Frat House Massacre

Frat House Massacre

Set in the late 70s, this gritty and twisted film taps the physical and mental underpinnings of the meaning of the word "brother" in a way reminiscent of the best of late 70s grindhouse and early 80s slashers.

Set in the late 70s, this gritty and twisted film taps the physical and mental underpinnings of the meaning of the word "brother" in a way reminiscent of the best of late 70s grindhouse and early 80s slashers. . You can read more in Google, Youtube, Wiki

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Frat House Massacre torrent reviews

Brendan M (us) wrote: A cool conspiracy theory thriller not to be taken too seriously. Makes for a better Saw sequel than any of the Saw sequels.

Todd G (ca) wrote: Charming...quirky, but missing something that I can't quite put my finger on.

Nancy B (it) wrote: Slow, slow, slow! While an interesting premise, it felt like a week had passed before the 92 minutes were up. Dull.

George L (au) wrote: This movie never suffers from any dull moment. Two love stories emerge from different parts of the economic spectrum.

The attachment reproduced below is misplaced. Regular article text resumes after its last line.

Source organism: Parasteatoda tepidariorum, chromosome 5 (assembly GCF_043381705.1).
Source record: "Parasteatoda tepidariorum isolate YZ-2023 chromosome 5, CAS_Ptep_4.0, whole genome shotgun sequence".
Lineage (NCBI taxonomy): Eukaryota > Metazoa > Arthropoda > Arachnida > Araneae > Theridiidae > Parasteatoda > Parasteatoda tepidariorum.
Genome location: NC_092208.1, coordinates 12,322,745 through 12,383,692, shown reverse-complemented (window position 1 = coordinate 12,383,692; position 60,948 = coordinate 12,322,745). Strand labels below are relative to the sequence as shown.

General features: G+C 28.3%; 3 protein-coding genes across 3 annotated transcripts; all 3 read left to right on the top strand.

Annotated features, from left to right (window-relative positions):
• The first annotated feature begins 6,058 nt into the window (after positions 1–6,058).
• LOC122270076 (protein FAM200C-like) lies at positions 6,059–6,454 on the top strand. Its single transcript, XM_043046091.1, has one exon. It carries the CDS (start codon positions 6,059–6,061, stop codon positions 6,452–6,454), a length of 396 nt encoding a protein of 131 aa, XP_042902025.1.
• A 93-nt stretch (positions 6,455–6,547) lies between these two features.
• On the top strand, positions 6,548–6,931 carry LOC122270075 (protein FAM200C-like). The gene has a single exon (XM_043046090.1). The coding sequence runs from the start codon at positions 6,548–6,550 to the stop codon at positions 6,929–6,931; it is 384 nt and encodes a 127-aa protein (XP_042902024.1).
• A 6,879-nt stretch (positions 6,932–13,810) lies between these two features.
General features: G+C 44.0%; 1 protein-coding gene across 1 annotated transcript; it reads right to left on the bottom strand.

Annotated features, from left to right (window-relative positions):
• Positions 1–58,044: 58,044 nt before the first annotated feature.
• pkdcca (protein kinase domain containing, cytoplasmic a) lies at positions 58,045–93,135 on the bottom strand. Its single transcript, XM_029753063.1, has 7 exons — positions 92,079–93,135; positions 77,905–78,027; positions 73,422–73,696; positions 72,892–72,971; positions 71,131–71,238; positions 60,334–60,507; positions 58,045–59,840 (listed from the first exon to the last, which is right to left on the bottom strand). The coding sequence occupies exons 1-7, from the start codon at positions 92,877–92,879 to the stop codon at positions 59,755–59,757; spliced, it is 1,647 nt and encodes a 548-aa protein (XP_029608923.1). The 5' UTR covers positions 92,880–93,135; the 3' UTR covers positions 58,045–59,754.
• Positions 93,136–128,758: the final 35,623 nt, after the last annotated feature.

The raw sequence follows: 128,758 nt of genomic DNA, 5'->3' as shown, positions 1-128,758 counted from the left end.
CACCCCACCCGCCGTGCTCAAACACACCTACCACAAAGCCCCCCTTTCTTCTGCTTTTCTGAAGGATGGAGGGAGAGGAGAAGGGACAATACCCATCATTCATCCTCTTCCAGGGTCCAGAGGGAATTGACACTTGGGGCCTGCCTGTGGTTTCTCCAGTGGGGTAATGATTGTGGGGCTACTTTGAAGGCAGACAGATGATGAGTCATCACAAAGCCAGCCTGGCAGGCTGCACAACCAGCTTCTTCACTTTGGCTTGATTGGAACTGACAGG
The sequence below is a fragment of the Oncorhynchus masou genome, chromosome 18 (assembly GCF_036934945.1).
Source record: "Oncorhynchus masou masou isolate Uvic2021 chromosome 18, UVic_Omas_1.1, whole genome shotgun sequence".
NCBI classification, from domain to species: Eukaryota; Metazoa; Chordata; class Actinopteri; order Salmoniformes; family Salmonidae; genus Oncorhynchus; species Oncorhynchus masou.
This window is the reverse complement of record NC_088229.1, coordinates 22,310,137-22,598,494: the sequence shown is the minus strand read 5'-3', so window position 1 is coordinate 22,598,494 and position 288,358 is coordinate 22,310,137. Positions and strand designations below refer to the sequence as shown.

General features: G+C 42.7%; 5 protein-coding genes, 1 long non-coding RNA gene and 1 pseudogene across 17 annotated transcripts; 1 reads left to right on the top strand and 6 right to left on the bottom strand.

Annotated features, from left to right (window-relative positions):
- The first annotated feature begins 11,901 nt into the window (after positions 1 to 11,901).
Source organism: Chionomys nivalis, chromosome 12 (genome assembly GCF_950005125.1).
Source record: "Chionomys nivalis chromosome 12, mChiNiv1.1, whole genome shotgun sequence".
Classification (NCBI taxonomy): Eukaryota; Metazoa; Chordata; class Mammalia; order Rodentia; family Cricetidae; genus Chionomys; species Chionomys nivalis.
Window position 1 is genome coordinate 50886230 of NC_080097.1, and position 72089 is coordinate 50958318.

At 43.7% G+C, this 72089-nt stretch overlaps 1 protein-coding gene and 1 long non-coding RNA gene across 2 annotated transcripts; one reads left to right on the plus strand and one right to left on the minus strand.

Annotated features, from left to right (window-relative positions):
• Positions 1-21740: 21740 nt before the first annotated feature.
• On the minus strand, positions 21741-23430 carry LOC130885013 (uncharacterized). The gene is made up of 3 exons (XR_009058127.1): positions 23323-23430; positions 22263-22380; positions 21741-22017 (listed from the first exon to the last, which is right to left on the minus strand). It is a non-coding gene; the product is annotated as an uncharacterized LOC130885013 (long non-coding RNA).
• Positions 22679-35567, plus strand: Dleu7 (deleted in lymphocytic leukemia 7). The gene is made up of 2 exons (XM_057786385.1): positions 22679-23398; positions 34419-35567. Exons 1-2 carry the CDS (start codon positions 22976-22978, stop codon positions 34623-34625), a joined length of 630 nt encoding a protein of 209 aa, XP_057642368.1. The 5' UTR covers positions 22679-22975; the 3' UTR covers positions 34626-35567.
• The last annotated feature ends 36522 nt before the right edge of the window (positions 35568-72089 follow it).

Evan G (mx) wrote: With No Looking Back, Edward Burns decided to take a step back from his usual light comic banter and take a look at the down and out lives of 3 people in a dead end town. The main character being Lauren Holly; which is interesting for Burns considering all of his other films pretty much revolve around a group of guys and the male persona. Although not my favorite Burns flick, this may in fact be one of his most well written. Definitely check it out if you're a fan of Ed like myself.

Amethyst v (ru) wrote: A good period drama about discovery of magnetism as a cure for diseases and the oposition from orthodox physicians.

Brad S (es) wrote: Suoer-cheesy...but I like Caine and has some nice scenery...but can't recommend it. Demi Moore is barely in it. Skip it!